I’ve got a little fun project where I need to create a USB HID keyboard device. I searched high and low for an STK526 mezzanine board for my STK500 development platform so I could work with the ATmega32U2 chip. Failing to find one, I purchased an Atmel AT90USBKey. It seems like a decent, inexpensive little development platform except for one thing. Continue reading
My TIG welder has a water-cooled torch. Being water-cooled, it is lighter and easier to maneuver than an air-cooled torch because a much smaller water-jacketed welding lead can be used to carry the welding current. The downside is without cooling water flow, the smaller welding lead will overheat and melt the cooling water hose. This can be an expensive problem as I discovered while welding the radiator shroud for my backhoe.
To finish up I needed hardware and firmware.
The Electronics Package
Compared to the machining, the electronics are a piece of cake. I’m using an Atmel AVR ATTiny13 to control the brightness. +5V Power for the µController is provided by the BuckPuck, the BuckPuck brightness control pin is driven by a PWM signal generated by the µController, and the human interface is a single pushbutton.
With the battery assembly done, I turned to …
The Light Housing
The Endor Rebel LED generates some heat as we pump 0.7A through it at 9V. Therefore, it needs a heatsink, so that pretty much means the housing we design needs to be made out of Aluminum and needs good physical contact with the LED’s aluminum base. So, again we start with a 3D CAD model. The first thing we need to do is model the actual Rebel LED since everything else grows from there.
Design and build of a 540 lumen Luxeon Star Endor Rebel bike light powered by a Makita 18V Li-ion battery (note: I made this while an expat living in China and so was very limited in the materials, parts, and tools available.)
This project is a combination electronic/mechanical design. In fact, there’s a lot more time spent on the mechanical design and machining than in the simple Atmel AVR µController. I’ll be presenting this project in three major parts: The battery pack adapter; the light housing; and the AVR control circuit. In the project sources, I provide the full Continue reading
The logging mode is entered by pressing any button other than MODE while on the startup screen. Along the left-hand side of the screen are either one or two device numbers and temperature readings in °C. These readings are the result of the previous temperature scan. The time of the last scan is displayed in the upper right, and the time until the next reading is displayed in the lower right. While in logging mode, the UP Continue reading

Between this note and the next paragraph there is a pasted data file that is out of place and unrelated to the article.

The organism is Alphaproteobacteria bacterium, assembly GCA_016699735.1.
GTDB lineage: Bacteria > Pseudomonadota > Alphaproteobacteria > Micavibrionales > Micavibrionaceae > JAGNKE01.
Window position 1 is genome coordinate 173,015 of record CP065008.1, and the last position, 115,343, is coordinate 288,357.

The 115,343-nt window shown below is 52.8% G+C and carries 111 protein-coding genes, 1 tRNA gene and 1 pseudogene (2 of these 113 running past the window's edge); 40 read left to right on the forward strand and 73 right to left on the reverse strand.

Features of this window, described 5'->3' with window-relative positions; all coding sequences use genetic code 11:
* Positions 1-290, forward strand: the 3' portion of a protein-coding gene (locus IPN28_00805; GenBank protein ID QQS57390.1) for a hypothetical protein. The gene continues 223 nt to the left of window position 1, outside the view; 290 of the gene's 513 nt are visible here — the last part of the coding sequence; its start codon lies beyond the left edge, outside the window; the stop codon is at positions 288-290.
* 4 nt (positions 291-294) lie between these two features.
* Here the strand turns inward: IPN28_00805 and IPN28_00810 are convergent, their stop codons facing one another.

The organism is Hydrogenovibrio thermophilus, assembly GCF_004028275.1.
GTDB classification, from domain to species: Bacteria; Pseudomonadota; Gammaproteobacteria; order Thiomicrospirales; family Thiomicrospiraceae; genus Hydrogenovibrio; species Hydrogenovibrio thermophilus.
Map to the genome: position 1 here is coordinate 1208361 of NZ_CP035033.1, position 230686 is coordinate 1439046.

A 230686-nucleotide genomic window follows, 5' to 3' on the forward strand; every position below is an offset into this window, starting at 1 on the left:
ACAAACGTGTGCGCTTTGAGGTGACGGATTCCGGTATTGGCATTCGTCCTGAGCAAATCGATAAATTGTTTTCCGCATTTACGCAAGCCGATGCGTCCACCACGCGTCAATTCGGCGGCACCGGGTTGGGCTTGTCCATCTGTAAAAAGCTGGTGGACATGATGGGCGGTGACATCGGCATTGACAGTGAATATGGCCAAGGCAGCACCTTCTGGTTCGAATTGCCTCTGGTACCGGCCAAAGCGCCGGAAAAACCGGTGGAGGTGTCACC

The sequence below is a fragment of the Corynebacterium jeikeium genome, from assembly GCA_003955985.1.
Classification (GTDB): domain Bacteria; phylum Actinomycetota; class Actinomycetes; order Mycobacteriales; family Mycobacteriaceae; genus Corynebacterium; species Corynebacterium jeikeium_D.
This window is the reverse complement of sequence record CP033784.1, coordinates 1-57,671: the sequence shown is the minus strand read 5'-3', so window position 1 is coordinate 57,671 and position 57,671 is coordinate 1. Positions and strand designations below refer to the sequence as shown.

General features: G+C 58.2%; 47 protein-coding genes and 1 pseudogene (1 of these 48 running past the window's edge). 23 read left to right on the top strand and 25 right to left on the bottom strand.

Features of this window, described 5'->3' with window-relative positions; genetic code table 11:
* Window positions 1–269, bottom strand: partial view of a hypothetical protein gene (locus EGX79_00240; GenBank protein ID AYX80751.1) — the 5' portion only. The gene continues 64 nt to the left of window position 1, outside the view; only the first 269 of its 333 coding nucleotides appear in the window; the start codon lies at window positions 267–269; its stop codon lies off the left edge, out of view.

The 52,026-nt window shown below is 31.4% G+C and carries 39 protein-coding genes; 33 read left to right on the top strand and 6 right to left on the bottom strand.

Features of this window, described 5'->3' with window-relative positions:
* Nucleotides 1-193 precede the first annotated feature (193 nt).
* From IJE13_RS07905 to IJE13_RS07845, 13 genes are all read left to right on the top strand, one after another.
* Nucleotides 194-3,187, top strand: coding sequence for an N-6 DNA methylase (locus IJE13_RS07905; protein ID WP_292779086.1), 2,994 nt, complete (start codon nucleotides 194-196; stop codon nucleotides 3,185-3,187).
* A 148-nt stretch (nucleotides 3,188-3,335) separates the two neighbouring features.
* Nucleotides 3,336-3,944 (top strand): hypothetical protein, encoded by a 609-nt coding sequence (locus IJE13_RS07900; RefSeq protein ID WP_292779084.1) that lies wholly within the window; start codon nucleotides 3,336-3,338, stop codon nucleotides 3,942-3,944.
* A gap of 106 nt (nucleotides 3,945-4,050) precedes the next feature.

The software for the MultiTherm logger is based on a state machine. There are multiple operating modes or “states” of which the logger will in one at any given time.
Upon startup, the current version of the firmware will be displayed followed by the number of DS18x20 (either DS1820 [discontinued], DS18B20, or DS18S20) temperature sensors discovered on the 1-Wire bus. A few seconds later a message Continue reading
Multi ple Therm ometer – A small AVR µController based datalogger to display and record the output from multiple DS18x20 thermometers.
This began as a simple monitor for a friend to keep track of the temperature of his bicycle dynamometer. It was envisioned as a device to grab the temperature information from a couple of Dallas Semiconductor DS18x20 1-Wire® Thermometers and send the information to a serial port of a laptop computer for logging and subsequent graphing and analysis. It evolved into what is presented here.
The circuit consists of two parts; the DC-DC converter and the IR signal generator and emitter. The Maxim MAX756 DC-DC Converter Continue reading
A fun little project to turn the AC unit on in my office before I get to work in the morning.
Here in China there is no central air, so my office is heated/cooled by a room air conditioner. Because of this, it’s cold when I arrive at work in the winter, and hot in the summer, and it takes until about noon for the little room a/c unit to get the room to a remotely comfortable temperature. So an idea was born to create a small, battery powered, IR emitter Continue reading